The Virginia General Assembly is commonly known as the as the “oldest continuous legislative body in the New World.” As the 140 members of the General Assembly returned to Richmond on January 13 to start this year’s Session, much of the process has remained the same since the 1776 Constitution which confirmed our bicameral legislature of the House of Delegates and Senate of Virginia.
Your legislators do this job part-time: 45 days in odd-number years, and 60 days in the even-number years. This year is considered a long Session. These even number years are longer Sessions since they must pass a two-year state budget that has to be approved by the Governor. It’s a lot of long meetings, long hours, and long debates.
Virginia’s Delegates and Senators are very accessible and engage in a highly transparent legislative process (to connect your membership with Virginia legislators, click here). If there’s a bill being debated that you’ve heard about in the media, you have the opportunity to both discuss the bill personally with your legislator and then be in the room when its merits are discussed.
But how does an issue that you’re passionate about become law?
Our process can be overwhelming if you’re not familiar with it, so the following is a pretty detailed synopsis:
A legislator first has an idea for a bill. The idea could come from you, them, an interest group, a constituent, or the Governor’s office. After the bill is introduced, it is assigned a number and introduced to the appropriate committee based on its subject matter- either a House or Senate committee, depending on the member who introduced it.
Virginia’s committee system is where the bulk of the “sausage making” occurs. They hear the pros and cons and decide whether it should be sent to a subcommittee. The committee takes up the recommendation from the subcommittee, or discusses it before the entire committee. After the subcommittee or committee hears the patron of the bill and any other witnesses, it has several options on the fate of the bill, but the only way it moves forward is to report the bill, where the majority of the committee approves of the bill and it is reported to the floor with any appropriate amendments.
If the bill is reported, the Virginia Constitution requires that the title of each bill be read three times or appear in the printed calendar on three different days. Bills are considered in the order in which they appear on the calendar.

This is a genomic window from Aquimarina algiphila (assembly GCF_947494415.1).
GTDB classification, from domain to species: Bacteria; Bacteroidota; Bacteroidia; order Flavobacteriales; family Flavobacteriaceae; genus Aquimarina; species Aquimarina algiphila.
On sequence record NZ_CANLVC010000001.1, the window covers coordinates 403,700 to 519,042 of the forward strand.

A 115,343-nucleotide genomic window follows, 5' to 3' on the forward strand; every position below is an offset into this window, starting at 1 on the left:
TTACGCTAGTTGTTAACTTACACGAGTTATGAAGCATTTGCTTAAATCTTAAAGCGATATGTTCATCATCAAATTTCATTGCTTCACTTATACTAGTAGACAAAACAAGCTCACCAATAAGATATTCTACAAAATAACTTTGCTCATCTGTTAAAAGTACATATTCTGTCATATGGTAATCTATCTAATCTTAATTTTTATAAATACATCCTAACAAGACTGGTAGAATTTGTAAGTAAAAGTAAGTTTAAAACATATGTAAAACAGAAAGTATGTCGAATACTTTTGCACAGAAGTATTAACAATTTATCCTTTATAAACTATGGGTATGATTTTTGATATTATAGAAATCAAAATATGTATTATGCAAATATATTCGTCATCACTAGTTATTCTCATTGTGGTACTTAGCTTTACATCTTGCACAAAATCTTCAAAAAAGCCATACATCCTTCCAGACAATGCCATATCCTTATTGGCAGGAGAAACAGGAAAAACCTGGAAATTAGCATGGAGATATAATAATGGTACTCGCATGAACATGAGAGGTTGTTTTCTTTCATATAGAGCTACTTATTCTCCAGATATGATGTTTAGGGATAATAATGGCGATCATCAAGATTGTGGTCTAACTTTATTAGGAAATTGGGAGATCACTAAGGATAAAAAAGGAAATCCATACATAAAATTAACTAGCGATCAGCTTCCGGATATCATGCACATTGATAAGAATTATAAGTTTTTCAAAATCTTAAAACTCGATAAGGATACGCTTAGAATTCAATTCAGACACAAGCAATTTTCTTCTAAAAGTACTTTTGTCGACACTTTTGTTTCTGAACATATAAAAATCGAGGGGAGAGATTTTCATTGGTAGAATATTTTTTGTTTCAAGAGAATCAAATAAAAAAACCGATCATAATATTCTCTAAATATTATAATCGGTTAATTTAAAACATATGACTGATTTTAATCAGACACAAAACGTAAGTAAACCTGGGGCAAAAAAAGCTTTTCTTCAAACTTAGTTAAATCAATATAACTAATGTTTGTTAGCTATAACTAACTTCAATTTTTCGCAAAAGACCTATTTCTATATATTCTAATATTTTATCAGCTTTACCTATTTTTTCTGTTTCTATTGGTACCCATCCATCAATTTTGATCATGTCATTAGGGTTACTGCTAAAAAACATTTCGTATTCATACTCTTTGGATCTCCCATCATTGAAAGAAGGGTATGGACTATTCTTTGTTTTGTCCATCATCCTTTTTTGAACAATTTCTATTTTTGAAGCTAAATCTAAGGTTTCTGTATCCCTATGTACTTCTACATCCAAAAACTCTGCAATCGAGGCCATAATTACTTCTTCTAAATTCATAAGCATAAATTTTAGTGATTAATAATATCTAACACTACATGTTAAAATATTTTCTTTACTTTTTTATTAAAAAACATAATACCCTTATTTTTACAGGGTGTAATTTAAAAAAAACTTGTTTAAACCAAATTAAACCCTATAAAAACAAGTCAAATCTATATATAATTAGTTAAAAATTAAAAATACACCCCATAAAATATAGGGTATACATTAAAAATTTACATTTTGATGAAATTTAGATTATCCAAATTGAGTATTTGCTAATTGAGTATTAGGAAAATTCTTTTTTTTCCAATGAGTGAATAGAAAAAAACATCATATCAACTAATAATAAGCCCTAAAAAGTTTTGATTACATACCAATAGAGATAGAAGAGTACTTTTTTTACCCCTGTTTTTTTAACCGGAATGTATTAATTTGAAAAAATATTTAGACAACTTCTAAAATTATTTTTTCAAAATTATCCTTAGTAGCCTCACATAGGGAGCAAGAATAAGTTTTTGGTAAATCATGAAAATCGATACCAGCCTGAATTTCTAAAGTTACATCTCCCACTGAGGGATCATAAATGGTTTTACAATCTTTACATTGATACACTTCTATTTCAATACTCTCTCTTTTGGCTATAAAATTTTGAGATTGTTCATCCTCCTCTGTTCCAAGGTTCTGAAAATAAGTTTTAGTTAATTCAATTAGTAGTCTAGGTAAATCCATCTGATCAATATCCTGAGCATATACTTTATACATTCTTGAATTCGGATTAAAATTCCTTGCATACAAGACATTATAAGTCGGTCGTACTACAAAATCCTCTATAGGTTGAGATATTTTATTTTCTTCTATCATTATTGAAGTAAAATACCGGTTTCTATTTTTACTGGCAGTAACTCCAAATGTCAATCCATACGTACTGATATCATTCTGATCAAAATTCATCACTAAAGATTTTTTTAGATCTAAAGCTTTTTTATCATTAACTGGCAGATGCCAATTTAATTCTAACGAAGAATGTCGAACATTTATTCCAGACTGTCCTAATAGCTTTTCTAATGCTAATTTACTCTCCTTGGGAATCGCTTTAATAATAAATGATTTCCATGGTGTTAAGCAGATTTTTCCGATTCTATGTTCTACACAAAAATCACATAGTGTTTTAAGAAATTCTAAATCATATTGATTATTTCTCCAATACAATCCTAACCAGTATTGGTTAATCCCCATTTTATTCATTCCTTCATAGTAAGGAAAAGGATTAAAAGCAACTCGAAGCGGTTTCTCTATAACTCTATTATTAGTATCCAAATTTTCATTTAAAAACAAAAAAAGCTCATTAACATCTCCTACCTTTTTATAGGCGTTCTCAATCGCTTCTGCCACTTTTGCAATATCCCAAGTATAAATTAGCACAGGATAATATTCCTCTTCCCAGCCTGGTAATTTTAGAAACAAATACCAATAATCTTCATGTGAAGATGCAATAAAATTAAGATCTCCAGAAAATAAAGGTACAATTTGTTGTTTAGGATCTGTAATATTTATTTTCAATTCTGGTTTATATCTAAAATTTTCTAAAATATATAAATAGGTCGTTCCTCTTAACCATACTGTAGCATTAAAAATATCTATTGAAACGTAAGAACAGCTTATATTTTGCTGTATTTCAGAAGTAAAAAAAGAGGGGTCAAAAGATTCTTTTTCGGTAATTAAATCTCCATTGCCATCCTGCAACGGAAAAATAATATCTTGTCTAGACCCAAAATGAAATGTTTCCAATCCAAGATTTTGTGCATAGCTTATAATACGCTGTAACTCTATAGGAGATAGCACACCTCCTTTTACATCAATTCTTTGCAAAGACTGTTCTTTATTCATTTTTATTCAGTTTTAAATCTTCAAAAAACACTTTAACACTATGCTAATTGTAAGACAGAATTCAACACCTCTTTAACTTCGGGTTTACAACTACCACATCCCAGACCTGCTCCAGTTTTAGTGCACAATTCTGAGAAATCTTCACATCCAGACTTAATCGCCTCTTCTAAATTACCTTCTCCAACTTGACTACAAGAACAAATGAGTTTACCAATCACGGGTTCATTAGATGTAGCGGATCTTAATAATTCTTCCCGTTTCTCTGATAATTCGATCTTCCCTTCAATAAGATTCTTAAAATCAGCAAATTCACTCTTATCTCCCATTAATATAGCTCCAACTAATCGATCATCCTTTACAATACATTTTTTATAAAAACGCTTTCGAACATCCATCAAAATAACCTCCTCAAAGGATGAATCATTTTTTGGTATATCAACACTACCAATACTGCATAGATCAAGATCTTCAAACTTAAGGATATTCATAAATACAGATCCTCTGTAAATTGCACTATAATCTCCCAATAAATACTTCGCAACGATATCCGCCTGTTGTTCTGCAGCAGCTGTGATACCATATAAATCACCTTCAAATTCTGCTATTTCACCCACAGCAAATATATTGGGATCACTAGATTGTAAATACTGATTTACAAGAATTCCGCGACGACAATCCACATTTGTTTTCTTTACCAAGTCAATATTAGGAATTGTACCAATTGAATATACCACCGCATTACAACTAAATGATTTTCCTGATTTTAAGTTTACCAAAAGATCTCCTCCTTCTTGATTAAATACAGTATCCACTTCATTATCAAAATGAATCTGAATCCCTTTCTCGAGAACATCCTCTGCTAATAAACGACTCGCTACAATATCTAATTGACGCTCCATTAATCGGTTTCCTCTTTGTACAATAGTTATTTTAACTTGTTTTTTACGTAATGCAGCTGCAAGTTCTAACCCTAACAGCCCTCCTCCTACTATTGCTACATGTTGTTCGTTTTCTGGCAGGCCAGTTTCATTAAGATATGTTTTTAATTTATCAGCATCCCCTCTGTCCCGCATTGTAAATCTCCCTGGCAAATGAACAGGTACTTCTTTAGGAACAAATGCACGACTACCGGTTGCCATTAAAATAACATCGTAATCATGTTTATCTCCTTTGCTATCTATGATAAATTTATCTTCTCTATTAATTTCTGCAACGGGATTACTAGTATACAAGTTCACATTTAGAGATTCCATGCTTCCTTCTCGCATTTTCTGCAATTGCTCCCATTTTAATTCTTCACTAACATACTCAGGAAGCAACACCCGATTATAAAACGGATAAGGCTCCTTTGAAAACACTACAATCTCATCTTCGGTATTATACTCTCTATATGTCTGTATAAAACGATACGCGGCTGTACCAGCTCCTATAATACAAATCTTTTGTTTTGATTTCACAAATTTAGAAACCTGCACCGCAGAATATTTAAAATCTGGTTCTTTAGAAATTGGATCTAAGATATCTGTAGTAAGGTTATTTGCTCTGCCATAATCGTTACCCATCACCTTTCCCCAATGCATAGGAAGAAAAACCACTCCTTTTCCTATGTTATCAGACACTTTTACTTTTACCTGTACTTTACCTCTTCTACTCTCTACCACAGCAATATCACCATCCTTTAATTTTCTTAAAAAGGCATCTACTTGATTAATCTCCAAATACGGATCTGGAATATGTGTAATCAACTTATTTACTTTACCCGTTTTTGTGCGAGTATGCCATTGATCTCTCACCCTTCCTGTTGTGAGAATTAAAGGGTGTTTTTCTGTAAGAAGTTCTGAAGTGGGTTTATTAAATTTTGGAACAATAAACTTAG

When passed from its house of origin, the bill is sent to the other body, and the process begins again. Crossover is the date when the house of origin must have taken action on a bill or the bill dies, and this year’s date is February 17. Each body must then pass the same bill in the exact same form, with all amendments agreed to. There’s a lot of back and forth between the bodies to agree or accept the other body’s amendments. A Committee of Conference may be formed to resolve the differences between the House and the Senate. If a Committee of Conference is not formed, the bill fails to pass. If the bill passes both houses by the end of the General Assembly Session, it goes to the Governor’s desk.
If the governor recommends amendments to or vetoes a bill and the General Assembly is still in session, the General Assembly can consider the governor’s action. The governor’s vetoes may be upheld or overridden. If upheld, the bill dies. The vote to override a governor’s veto requires a two-thirds vote of both the House of Delegates and the Senate.
If a bill makes it through all these hurdles, it will go into effect on July 1, 2016…most of the time. It may have an emergency clause that demands a different start date.
It’s a lot to take in, right? Luckily, the General Assembly has dedicated staff that help them with the parliamentary procedures to keep it all straight. Even then, it’s easy to get lost in the weeds. Your legislators are about to make decisions on thousands of bills in only 60 days. There's no possible way for them to be an expert on everyone that comes in front of them.
Without a passionate constituency, they will be even more lost. If you’re an expert or care about a bill, make sure they hear from you. The difference is made by the people that show up.
Trey Davis is a lobbyist for the Virginia Farm Bureau Federation and can be reached at firstname.lastname@example.org.